Friday, October 21, 2016


WARNING: adult themes today. 
Herself speaks.



"Not true." 
"I did try and fuck her. She was married.”
“Just kiss. I don’t even wait. And when you’re a star, they let you do it. You can do anything.”
“Grab them by the pussy. You can do anything."
“These events [assaults on various women] never, ever happened, and the people that said them, meekly, fully understand. You take a look at these people, you study these people, and you’ll understand also.”
"Such a nasty woman."
-- Donald Trump

I have tried, valiantly, to avoid any political discussion here. Politics are fraught with strong opinions, and my setting forth my thoughts on matters will not change the mind of anyone whose feelings are in opposition to mine. I will not debate the merits of Donald Trump vs. Hillary Clinton as President and Commander-in-chief; I am compelled, however, to say a few words about the type of person Donald Trump seems to be. The thoughts have festered and raged inside my head for weeks and weeks now, growing ever sharper.

Donald Trump is the embodiment of every woman's Nightmare Man.

A man who feels his position of power entitles him to a woman's body.
A man who disparages those who have come forward to speak of his assaulting them, by insinuating that they are too ugly for him to make physical advances on them.
A man who interrupts.
A man who name-calls.
A Terrible Nightmare Man.

And women, watching these things unfold, are reminded of all of the men (and boys) who have behaved in this manner. I have been quite fortunate -- my stories are not nearly as terrible or as numerous as those of other women. Let me tell you about just a few of these moments: a glimpse into what it is to be a woman.

  • The sweaty, drunken middle-aged man who leers across several rows of the bleachers at a baseball game, at me as a fifteen-year-old: NICE SWEATSHIRT, SWEETHEART. (I have mentioned this story before, here.) I am suddenly self-conscious  -- my baggy mauve shirt does not disguise my recently-developed breasts. I don't feel comfortable wearing the sweatshirt in public any more, even though it is my favorite color. I put it away. 
  • The tween boy who makes a show to his friends of deliberately turning away from tween me at a summer camp dance. I am being rejected without knowing why -- and publicly so, as he turns away and his friends cackle at me each time I walk by. A blush of humiliation creeps into my hair. 
  • The older boy, a few years later at another summer camp dance, who urges me to take a walk on the beach and then suddenly, unexpectedly, grabs my breast and my crotch. I remove his hands and walk back up to the main cabin alone, thinking about how the walk on the beach was not a romantic suggestion, but merely an opportunity to make sure he can gloat to his friends that he got all the way to Third Base. I do not tell anyone, because, I think, surely I have no one else to blame but myself -- I did, after all, agree to go for a stroll. I have never told anyone of this, until now.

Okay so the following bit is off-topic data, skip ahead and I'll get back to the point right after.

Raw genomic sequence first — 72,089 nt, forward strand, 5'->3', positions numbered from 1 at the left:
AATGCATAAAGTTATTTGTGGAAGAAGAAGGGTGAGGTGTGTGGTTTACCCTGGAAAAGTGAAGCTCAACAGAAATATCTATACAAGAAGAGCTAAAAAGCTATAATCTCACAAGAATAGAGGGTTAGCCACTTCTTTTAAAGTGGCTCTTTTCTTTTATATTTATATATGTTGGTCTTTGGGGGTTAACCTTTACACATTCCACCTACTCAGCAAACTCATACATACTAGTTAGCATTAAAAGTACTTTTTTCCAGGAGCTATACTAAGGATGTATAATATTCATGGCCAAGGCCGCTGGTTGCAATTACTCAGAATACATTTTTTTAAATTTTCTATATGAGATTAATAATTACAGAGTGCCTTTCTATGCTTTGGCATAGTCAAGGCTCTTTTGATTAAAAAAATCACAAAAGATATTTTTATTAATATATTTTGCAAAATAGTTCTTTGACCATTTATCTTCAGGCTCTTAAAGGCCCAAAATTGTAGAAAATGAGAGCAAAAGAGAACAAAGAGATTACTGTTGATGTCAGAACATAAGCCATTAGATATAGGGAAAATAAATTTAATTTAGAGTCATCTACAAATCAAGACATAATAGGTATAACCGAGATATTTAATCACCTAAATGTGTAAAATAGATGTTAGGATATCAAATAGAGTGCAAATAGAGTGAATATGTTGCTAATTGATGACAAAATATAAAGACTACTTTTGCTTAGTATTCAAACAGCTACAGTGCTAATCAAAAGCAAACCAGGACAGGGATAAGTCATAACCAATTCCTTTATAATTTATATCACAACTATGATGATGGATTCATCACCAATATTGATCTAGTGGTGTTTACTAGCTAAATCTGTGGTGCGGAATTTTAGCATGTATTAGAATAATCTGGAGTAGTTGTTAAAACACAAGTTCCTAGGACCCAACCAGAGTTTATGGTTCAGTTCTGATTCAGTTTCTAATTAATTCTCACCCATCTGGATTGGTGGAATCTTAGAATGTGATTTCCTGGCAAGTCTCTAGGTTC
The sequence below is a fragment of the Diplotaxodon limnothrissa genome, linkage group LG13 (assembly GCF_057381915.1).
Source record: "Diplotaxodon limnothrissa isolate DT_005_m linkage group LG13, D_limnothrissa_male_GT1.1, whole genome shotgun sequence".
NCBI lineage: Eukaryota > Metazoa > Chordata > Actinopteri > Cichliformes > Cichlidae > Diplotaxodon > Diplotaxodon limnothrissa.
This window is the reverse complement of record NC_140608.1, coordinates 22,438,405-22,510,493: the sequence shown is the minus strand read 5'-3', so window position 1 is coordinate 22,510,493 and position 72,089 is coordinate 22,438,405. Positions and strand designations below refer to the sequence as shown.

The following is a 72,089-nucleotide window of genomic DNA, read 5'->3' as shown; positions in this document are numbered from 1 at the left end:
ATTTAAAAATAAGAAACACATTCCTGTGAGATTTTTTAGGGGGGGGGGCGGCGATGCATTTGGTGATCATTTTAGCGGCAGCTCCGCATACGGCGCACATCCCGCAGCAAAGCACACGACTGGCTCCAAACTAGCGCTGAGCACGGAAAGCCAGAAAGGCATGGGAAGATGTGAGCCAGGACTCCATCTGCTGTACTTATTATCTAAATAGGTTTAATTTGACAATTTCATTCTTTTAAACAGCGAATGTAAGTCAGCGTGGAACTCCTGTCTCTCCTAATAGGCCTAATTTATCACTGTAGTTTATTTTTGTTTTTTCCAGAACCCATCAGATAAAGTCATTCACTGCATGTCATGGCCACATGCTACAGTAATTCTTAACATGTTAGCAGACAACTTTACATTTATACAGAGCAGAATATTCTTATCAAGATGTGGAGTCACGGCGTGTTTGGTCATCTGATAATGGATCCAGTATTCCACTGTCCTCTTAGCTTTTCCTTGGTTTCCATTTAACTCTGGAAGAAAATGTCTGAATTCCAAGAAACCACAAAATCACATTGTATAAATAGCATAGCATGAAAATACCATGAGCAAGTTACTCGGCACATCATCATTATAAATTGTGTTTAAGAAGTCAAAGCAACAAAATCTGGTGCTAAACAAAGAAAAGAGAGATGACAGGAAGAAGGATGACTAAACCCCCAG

• The stranger who inserts himself between me and the apples in the grocery store, impeding my  shopping, while he grins too-widely at me and tells me to smile.
  • The self-important high school senior who takes my hand and places it on the fly of his jeans as we sit in his car in my driveway. "You do know what to do?" he inquires commandingly. I shake my head, and quickly excuse myself. He goes home, and a few days later breaks up with me because I won't put out. (I have mentioned part of this story before, here.) I first feel inadequate and embarrassed, before I realize that I should be angry. I stay angry for a very long time.
The list can go on. This is enough, for now. 

All these small happenings -- these incursions into space, these takings of what is not offered -- are Dangerous Moments, and we as women learn to navigate them and avoid them if we can. Most alarmingly of all, our first instinct so often is to blame ourselves for their occurrence. We are not safe from Men, and yet somehow it is our fault -- we should have dressed differently, behaved differently, just smiled, just done whatever was needed to avoid confrontation or escalation. 

We can find some safety in motherhood, for having several small children surrounding oneself (as well as the extra pounds and fatigue that accompany young motherhood) serve as a kind of shield against Men of the world. Sometimes, though, even that is not enough. 

I have been very fortunate in that in the professional world, I have never been -- as far as I am aware -- sneered at or belittled solely for being a woman. Perhaps I didn't notice, because I didn't expect it. It is quite easy, though, to find stories among my peers of belittlement, contradiction, unprofessional conduct by male colleagues. We do not want to believe -- almost cannot believe -- the recountings, because it is so difficult to understand exactly why being a woman makes a person somehow less in a man's eyes. It can't possibly be that way, can it? 

Yes, it can.

And with all of this as the world in which women live: Donald Trump rises.

We look at him and listen to him and we hear those voices, we recall those unwanted hands, we remember the disparagement and the negating of our opinions and our feelings. The undermining of our careers. The overstepping of boundaries, the belittlement. The Horror.

We shudder. We want to protect ourselves. We want to be free of always having to be wary, to tiptoe and to mollify and to silence ourselves lest we become a target again. We are afraid that our professional advancement, and personal successes, will again and again be impeded, purely by the fact that we are women. We feel powerless once more.

He makes us afraid.

And very angry.

No more.

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